English translations palliative care guidelines

tekening mensen in bijeenkomst en man met flipover

English translations are now available on Pallialine in addition to the Dutch palliative care guidelines. A number of guidelines have been fully translated into English and summaries of some are available in English. These English guidelines and summaries on palliative care can be found for all interested healthcare professionals on a separate page on Pallialine, under the English Guidelines.

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ESMO: ‘Cancer survivorship requires collaboration at European level’

Lonneke, a white woman with a short blonde bob, stands leaning with hear arm on a desk. She is smiling. She wears a jean jacket and a black-and-white striped top.

Cancer survivorship should be a topic addressed at the European level al well as the national one, says the European Society for Medical Oncology (ESMO). Not only because everyone in Europe should have access to the best possible care, but also because there is a lot that European countries can learn from each other. Dr. Lonneke van de Poll-Franse (IKNL/NKI-AVL/Tilburg University) is one of the experts within ESMO involved with cancer and quality of life: ‘We want to realise good quality of care for everyone who lives with or after cancer, but healthcare is organised differently everywhere. Therefore, how to best organise health care will be different everywhere in Europe, but we can collaborate and learn from each other.’

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IKNL data partner in DARWIN EU® network of the European Medicines Agency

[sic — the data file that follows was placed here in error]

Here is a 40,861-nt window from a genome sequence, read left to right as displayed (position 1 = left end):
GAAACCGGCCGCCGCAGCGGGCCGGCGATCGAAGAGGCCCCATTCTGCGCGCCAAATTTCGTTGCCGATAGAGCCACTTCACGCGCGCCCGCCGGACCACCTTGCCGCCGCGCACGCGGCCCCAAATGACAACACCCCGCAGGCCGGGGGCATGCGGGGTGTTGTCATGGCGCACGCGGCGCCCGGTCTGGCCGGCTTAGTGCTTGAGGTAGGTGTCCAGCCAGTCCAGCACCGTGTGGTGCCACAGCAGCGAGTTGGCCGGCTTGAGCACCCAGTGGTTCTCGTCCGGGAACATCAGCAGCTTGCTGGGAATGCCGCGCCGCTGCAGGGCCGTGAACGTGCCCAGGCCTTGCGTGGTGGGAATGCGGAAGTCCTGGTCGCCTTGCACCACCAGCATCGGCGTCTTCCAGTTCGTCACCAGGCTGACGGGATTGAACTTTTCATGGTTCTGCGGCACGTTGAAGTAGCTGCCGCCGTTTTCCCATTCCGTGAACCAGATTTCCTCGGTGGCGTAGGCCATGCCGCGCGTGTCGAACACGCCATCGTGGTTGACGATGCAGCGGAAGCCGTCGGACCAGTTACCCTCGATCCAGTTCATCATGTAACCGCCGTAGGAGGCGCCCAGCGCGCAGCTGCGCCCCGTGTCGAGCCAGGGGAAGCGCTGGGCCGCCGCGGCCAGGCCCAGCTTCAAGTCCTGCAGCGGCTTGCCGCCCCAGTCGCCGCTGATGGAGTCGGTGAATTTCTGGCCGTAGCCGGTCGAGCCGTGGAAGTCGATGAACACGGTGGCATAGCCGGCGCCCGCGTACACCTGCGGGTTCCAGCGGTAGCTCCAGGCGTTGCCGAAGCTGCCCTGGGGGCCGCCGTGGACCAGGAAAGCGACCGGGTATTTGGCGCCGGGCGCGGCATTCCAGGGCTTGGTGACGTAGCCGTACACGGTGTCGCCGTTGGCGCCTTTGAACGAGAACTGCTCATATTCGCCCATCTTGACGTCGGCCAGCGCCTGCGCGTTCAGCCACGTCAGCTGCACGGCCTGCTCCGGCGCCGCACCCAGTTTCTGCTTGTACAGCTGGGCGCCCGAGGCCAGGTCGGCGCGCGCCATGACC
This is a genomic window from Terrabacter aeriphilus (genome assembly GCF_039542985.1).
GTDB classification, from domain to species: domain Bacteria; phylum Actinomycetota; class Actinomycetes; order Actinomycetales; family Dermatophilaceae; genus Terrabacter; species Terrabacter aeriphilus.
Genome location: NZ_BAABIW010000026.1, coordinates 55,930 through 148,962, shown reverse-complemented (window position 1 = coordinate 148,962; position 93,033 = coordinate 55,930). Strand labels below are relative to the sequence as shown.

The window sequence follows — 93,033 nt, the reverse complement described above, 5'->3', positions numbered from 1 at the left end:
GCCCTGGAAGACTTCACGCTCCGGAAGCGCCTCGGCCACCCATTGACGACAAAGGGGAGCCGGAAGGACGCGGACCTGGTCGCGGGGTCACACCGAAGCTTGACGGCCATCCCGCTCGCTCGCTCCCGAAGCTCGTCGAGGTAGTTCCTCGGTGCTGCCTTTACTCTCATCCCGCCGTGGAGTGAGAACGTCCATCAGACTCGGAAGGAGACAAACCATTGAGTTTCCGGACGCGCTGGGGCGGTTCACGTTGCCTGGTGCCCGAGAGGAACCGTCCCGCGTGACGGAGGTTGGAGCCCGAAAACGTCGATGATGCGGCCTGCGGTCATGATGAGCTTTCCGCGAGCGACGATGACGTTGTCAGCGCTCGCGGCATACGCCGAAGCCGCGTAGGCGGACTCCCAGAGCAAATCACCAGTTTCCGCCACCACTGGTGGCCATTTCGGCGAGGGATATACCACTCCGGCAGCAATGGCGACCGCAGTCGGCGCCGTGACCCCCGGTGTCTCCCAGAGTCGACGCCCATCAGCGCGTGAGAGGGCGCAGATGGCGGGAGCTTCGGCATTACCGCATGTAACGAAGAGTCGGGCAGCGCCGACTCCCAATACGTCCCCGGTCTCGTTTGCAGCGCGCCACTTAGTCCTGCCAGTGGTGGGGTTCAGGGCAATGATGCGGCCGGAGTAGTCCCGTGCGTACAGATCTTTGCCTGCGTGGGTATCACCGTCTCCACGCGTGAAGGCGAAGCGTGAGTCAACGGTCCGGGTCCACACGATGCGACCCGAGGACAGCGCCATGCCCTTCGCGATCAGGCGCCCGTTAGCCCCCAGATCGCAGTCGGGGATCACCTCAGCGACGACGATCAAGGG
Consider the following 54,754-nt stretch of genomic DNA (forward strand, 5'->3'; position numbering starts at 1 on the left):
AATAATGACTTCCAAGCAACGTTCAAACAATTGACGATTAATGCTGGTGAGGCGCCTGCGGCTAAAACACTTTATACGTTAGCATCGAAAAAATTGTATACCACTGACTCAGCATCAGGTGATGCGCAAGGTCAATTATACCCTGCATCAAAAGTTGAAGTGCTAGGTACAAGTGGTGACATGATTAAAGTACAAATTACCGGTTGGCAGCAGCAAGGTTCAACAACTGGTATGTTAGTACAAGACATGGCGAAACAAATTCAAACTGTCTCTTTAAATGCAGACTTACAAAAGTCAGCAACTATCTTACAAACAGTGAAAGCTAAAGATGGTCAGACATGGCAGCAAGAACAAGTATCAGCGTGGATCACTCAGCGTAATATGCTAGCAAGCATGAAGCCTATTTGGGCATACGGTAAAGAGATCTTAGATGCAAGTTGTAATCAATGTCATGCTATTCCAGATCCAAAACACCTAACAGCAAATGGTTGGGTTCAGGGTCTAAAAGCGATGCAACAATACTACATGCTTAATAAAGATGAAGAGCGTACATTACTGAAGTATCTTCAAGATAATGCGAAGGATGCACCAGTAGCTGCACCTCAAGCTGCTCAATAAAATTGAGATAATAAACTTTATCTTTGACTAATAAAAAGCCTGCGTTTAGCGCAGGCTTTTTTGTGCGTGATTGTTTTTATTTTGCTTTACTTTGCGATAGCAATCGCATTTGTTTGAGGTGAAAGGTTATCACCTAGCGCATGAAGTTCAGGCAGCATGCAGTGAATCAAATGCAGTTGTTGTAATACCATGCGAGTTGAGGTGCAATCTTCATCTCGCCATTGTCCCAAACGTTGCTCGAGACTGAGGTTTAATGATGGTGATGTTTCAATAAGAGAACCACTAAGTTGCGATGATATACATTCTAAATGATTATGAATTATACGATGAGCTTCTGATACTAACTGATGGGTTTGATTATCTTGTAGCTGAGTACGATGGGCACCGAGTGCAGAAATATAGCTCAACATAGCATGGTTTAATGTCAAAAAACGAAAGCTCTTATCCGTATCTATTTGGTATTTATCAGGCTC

Netwerkvorming Europe

The European Medicines Agency (EMA) has selected the first data partners to collaborate with the international DARWIN EU® network. IKNL is one of the organizations that has been approached and selected for this, through the Erasmus University Medical Center in the Netherlands, which has been appointed as the DARWIN EU® Coordination Center. DARWIN EU® is an EU-wide federated network of high-quality observational healthcare databases across Europe, that provides expertise and services to support regulatory decision-making throughout the lifecycle of a medicinal product.

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BlueBerry is now really taking off! Building a blueprint for the EURACAN rare cancer registry

The BlueBerry Kick Off meeting took place on the 22nd of November both in Utrecht and online. For the next two years European medical centers and organizations will work together to deliver a blueprint for a sustainable, scalable, and impactful EURACAN rare cancers registry. EURACAN is the European Reference Network for adult patients with rare solid cancers. To better understand and treat such rare cancers, European collaboration is essential. Therefore, the Dutch Cancer Society (KWF) funded BlueBerry in order to shape such a European rare cancer registry. 

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Research on alcohol as risk factor for cancer